Miroslav Terzić’s film follows a woman in search of the truth
Dir. Miroslav Terzić. Serbia/Slovenia/Croatia/Bosnia and Herzegovina. 2019. 97 mins.
A woman searches for truth in Belgrade-set drama Stitches - and viewers may also find themselves searching for clarity in a teasing, obliquely-told drama that’s not always best served by its narrative indirection. The fact that the film is based on real events may have led director Miroslav Terzić, reasonably enough, to eschew a four-square ‘torn-from-the-headlines’ approach, but this leaves Stitches a little too dependent on an immensely watchable central performance by Snežana Bogdanović as a seamstress coming apart at the seams. She’s certainly the likeliest conduit to festival platforms for a film that is confidently and elegantly made but not quite communicative enough for wide exposure.
The film is often overwhelmed by its artfully chilly execution
Working with screenwriter Elma Tataragić (Aida Begić’s Snow), Terzić follows his 2012 Redemption Street with a drama inspired by a seemingly representative case of malpractice in Serbia, involving newborns who disappeared from hospitals under the noses of parents who were told they had died. The theme, however, doesn’t emerge straight away, Threads favouring a slow build.
Bogdanović plays Ana, a middle-aged woman who lives with her security guard husband Jovan (Marko Bacović) and teenager daughter Ivana (Jovana Stojiljković) and runs a small dressmaking business in Belgrade. She seems to live entirely on her phone. From the first wordless sequence, it’s apparent that something is not right in Ana’s world, and it soon emerges that she’s been stalking a hospital doctor in pursuit of an investigation that Jovan, and the local police, would prefer her to drop.
We eventually discover that Ana is trying to find out what happened to the baby boy she gave birth to 18 years before. Either he’s dead – in which case she wants to know where he is buried – or he’s still alive and there’s been a cover-up somewhere. New evidence emerges in the form of complex bureaucratic discrepancies, but Ana’s obsession has driven a wedge between her and her daughter over the years. In the end, however, it’s Ivana who unexpectedly offers some hope of reconciliation with the past.
All credit to Terzić and Tataragić for making the story more tantalising than it might have been, although the specific ins and outs, especially where bureaucratic minutiae are involved, can be hard to follow. And the film is often overwhelmed by its artfully chilly execution, notably Damjan Radovanović’s photography of soulless hospital spaces and other official zones.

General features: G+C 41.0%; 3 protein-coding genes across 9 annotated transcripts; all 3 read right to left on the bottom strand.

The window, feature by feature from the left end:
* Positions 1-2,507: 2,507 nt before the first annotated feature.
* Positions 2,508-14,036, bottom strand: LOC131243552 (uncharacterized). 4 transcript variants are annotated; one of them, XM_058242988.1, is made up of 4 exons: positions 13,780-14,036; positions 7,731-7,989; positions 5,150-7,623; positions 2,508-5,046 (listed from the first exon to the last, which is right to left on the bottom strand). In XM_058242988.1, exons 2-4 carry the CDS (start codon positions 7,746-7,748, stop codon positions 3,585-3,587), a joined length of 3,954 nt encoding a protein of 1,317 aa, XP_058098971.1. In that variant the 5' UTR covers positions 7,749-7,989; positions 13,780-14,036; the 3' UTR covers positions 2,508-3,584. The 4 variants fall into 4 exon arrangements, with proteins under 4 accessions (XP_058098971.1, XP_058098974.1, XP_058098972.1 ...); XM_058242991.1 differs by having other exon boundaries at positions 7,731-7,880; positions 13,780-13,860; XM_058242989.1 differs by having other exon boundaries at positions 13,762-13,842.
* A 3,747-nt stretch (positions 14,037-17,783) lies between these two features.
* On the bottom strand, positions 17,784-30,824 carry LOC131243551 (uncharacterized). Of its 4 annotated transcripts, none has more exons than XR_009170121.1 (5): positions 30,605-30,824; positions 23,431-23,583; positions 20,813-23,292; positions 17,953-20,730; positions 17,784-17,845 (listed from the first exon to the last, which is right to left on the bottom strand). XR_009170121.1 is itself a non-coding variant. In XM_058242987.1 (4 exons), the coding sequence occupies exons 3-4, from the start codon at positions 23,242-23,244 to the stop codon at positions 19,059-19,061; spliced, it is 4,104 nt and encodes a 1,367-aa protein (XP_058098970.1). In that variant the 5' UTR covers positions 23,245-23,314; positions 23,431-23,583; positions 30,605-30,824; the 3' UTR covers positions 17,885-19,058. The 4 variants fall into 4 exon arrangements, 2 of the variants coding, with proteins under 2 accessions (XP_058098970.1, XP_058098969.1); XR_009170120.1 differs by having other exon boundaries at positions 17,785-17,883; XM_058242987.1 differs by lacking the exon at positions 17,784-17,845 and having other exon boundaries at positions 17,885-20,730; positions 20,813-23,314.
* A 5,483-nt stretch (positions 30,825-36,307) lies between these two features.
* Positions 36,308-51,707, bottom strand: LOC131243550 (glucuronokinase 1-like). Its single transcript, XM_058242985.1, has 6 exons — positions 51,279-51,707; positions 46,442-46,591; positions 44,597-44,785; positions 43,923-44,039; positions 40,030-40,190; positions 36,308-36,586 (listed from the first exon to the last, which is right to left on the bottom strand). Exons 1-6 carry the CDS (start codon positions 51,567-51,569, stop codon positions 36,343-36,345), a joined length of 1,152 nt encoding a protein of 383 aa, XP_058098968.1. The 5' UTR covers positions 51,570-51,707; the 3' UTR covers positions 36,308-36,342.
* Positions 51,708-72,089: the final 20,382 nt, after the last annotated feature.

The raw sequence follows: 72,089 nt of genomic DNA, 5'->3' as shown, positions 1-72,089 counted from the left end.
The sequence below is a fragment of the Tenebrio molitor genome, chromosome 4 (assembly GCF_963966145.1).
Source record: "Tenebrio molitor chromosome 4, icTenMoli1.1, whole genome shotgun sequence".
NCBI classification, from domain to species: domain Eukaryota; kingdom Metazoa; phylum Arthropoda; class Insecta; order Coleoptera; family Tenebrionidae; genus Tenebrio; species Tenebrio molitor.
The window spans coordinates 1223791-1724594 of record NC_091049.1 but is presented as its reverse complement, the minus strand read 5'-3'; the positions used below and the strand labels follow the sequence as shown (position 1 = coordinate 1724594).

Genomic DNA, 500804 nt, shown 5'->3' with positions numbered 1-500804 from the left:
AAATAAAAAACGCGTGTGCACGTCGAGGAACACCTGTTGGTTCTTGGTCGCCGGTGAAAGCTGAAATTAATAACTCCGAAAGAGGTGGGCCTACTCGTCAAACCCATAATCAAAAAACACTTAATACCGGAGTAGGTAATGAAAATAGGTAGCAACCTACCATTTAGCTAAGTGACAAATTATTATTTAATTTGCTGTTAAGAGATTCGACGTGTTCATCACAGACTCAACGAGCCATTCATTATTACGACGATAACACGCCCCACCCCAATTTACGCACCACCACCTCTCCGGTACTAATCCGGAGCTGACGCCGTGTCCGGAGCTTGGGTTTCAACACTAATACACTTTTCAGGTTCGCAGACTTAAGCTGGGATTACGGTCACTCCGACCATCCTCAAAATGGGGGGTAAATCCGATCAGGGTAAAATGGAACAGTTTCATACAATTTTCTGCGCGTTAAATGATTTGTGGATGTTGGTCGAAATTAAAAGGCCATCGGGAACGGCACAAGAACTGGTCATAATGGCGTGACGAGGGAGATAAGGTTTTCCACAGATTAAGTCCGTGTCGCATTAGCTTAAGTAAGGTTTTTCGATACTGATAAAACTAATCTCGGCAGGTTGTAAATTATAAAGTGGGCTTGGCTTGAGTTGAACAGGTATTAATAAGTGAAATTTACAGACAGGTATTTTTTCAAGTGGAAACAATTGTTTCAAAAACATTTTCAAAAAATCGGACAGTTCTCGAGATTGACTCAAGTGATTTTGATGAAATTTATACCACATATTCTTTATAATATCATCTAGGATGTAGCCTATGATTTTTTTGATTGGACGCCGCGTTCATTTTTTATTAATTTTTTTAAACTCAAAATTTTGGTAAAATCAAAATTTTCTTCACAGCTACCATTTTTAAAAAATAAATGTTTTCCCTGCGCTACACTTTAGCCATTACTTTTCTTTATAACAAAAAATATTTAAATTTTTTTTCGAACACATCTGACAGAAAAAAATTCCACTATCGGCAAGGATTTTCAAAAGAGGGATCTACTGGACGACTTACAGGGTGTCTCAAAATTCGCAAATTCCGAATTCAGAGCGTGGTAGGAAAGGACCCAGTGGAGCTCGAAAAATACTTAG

The disconnection between people – played against the sewing metaphors, framed in close-up, that suggest mending and healing – is best conveyed in the acting, notably by one character who speaks in robotic bureaucratic tones when behind plate glass, but more humanly face to face. The film is also good on the male systems that try and marginalise and silence Ana – as in a visit to a police station, where the officer insists on talking to Jovan while Ana waits outside.
That’s why the film is so impressive as a platform for Bogdanović, whose Ana isn’t in any conventional sense the indomitable heroine she might have been in a mainstream version of this story. Her anxious reserve suggests a woman struggling to pursue her mission and to overcome the pressures on her to be quietly accepting. Bogdanović’s features don’t often give much away, but it’s one of those performances – like Maria Onetto in Lucrecia Martel’s The Headless Woman - where a female lead’s seemingly placid, opaque exterior conceals inextinguishable storms.
Production company: West End Productions
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Producers: Uliks Fehmiu, Milena Garfield
Screenplay: Elma Tataragić
Cinematography: Damjan Radovanović
Editor: Milena Z. Petrović
Production design: Ana Buljan
Music: Aleksandra Kovač
Main cast: Snežana Bogdanović, Marko Baćović, Jovana Stojiljković, Vesna Trivalić, Dragana Varagić